Tarpon Springs, Florida: Spongeorama
See the movie, wander the museum, and learn about our blobby squishy friend, the natural sponge. Roadsideamerica.com Report... [11/18/2012]
What happens when a deep sea diver ascends too quickly, then spends 45 years in a display at the free Sponge Museum? A photo collage. Roadsideamerica.com Report... [11/18/2012]
Visitor Tips and News About Spongeorama
A museum populated by aging mannequin dioramas that demonstrate random acts of sponginess. Walk through it alone, I dare you; it's scarier than any haunted house.
The first mannequin isn't doing much for women's lib; her job is to display how to deliver a husband's lunch. She is, however, unintentionally missing a hand and partially scalped (though her hipster glasses still make her look pretty).
Soon after there's a display full of... well, it doesn't matter, because I couldn't look past the wooden frame being devoured by termites.
Then there's the famous "Sponge Diver's Nightmare" -- a display of a diver mannequin dying from the bends. But let's be frank, the real "nightmare" is the mannequin's unfortunate fate of being trapped in this museum, slowly deteriorating, with no end to its tragic existence in sight.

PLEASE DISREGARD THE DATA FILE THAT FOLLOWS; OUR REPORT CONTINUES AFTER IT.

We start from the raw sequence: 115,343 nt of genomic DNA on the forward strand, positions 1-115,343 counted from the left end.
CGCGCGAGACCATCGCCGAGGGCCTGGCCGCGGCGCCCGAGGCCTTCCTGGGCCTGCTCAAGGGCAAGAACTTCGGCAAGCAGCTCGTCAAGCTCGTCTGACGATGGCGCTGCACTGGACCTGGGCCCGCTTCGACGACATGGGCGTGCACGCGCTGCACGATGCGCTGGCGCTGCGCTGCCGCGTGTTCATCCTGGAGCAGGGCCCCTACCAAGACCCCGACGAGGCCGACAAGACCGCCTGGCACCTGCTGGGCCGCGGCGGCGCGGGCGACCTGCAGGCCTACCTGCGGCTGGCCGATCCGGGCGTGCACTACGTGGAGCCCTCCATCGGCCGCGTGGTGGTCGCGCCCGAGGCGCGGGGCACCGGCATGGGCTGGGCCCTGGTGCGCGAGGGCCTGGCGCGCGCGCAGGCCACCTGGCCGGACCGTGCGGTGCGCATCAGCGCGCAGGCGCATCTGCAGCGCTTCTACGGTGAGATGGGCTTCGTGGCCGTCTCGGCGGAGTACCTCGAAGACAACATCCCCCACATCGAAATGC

This place is fantastic. Run, don't walk, get there now.[Geo, 08/10/2014]
For decades Spongeorama has inspired both fear and fascination among those who visit it. We hope it never changes.
The Spongeorama dioramas are currently closed to the public. We were told some fundraising will be done to refurbish them, and there are hopes they will be reopened within the next year. The movie is still being played, and sponges can be purchased.[Stephanie C., 01/01/2013]
Promotion of the Spongeorama's free video show and museum pulls in tourists to the gift shop and to consider an affiliated evening cruise.
The museum shows indications of both care and neglect. While the head to the little nude diver boatman had been reattached, the Sponge Diver's Nightmare was looking as bad as we'd ever seen it. The plexiglass was more clouded, the lighting dimmer, and boxes of merchandise were piled against the viewing window, as if they'd forgotten this was a museum.
However, it remains a must-see, with plenty of entertaining exhibits on the hazards and rewards of sponge diving.[RoadsideAmerica.com Team, 03/02/2011]